Last updated on: September 6, 2020
“The biggest thing we focus on with all of this is control of the data,” says Michael Mucha, chief information security officer for Stanford Hospital in Palo Alto, Calif., which uses several clinical applications that are delivered as a service, including transcription, and radiology and analysis systems. Given that health care is by far the most regulated industry he has worked in, Mucha has created a standardized checklist for his technical assessment of any application delivered via the SaaS model. Among the most critical of those items include whether or not the service provider complies with SAS 112 audit requirements (which applies to nonprofits), how it documents its procedures for handling a security breach, and how it handles requests for changes and customized features, Mucha says.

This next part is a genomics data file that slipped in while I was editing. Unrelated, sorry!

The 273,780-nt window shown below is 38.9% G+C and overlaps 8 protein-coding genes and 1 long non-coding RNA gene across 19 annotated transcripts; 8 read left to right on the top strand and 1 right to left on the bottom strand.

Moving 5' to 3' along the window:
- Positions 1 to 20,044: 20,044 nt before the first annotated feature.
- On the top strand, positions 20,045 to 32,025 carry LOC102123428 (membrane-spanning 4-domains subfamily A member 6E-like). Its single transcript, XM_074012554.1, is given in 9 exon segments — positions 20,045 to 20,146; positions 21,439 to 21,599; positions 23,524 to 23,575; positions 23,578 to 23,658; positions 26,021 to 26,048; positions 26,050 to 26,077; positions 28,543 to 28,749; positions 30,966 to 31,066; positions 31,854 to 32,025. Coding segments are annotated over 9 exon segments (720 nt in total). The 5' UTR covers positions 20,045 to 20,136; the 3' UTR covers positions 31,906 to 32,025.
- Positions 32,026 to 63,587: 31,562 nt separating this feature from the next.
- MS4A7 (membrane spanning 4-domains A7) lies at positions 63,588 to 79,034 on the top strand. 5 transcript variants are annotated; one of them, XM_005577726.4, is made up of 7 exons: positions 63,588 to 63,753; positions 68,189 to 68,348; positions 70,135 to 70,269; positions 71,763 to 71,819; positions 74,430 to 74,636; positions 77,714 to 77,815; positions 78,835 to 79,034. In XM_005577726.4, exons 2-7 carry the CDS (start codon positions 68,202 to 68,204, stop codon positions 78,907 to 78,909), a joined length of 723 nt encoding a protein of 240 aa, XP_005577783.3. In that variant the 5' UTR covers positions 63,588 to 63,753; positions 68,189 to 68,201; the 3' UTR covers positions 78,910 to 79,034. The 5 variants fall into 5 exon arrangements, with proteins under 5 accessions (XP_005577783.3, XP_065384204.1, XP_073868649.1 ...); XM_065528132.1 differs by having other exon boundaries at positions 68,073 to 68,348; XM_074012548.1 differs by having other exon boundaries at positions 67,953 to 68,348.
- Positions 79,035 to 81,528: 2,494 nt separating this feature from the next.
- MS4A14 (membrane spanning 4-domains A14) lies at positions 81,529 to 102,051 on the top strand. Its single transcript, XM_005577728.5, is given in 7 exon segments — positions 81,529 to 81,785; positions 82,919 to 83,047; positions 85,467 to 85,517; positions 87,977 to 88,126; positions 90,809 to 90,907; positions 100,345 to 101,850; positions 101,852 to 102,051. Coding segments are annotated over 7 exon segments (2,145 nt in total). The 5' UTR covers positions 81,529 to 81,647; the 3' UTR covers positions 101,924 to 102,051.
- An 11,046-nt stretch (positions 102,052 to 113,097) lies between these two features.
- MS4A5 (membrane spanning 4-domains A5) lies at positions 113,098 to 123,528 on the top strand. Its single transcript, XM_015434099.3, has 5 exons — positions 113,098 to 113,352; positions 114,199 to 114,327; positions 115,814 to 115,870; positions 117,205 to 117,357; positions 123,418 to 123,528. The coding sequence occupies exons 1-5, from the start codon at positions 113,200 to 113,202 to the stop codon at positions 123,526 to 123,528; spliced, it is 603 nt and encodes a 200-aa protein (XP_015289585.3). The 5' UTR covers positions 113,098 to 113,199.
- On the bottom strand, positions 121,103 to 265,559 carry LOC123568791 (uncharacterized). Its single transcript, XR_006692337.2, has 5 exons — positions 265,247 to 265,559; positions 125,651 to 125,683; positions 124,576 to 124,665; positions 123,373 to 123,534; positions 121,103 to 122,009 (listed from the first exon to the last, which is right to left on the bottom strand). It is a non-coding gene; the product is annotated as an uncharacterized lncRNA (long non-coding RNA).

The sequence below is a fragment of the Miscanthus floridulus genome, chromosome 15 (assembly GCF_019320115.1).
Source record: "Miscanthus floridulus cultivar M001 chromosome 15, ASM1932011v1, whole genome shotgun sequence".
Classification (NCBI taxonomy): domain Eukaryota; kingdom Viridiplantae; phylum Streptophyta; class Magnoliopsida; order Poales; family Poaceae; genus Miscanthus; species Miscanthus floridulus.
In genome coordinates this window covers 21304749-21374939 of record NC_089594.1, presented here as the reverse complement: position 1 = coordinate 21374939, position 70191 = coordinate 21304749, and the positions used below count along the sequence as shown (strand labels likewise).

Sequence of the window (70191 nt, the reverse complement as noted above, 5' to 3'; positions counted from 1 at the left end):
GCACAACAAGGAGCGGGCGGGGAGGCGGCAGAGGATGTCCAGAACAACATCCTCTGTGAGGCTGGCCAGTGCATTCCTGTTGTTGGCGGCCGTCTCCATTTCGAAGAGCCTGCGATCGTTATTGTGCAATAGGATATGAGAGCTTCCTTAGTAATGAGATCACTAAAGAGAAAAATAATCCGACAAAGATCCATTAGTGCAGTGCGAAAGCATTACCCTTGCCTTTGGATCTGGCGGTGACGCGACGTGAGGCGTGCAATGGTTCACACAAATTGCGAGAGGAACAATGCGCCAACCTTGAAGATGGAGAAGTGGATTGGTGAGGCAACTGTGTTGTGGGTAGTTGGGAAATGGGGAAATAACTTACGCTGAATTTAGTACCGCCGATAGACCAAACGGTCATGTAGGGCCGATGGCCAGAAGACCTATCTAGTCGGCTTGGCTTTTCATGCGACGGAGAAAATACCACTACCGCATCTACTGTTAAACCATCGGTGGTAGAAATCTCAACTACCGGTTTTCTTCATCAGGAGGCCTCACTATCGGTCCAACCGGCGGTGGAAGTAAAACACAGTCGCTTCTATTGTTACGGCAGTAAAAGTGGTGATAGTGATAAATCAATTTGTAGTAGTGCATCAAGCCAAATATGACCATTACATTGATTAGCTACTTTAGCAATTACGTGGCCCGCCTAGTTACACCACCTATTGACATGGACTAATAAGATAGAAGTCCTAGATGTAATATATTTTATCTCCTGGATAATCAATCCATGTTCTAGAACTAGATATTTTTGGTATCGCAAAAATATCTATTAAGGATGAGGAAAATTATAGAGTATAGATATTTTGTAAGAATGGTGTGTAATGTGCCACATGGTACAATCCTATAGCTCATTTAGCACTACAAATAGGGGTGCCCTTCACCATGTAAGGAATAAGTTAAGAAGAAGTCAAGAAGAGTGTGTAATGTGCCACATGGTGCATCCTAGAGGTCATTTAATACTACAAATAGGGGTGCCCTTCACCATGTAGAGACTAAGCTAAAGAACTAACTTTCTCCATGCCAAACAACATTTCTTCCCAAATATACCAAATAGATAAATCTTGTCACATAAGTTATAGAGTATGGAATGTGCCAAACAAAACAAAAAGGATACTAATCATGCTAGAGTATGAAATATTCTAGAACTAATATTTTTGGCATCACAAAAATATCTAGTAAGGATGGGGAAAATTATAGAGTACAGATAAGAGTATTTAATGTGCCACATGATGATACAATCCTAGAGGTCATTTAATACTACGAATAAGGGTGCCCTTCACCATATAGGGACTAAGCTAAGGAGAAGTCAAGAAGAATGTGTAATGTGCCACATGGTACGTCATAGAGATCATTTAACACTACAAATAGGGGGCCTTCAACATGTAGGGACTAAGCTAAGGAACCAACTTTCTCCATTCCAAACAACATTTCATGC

Even more important will be the simple policies that a SaaS provider uses among its staff to protect your data. “We have complete access to the data, and we are the only ones with control of the authentication,” Mucha says. “The point is that you need a consistent approach to all these situations.”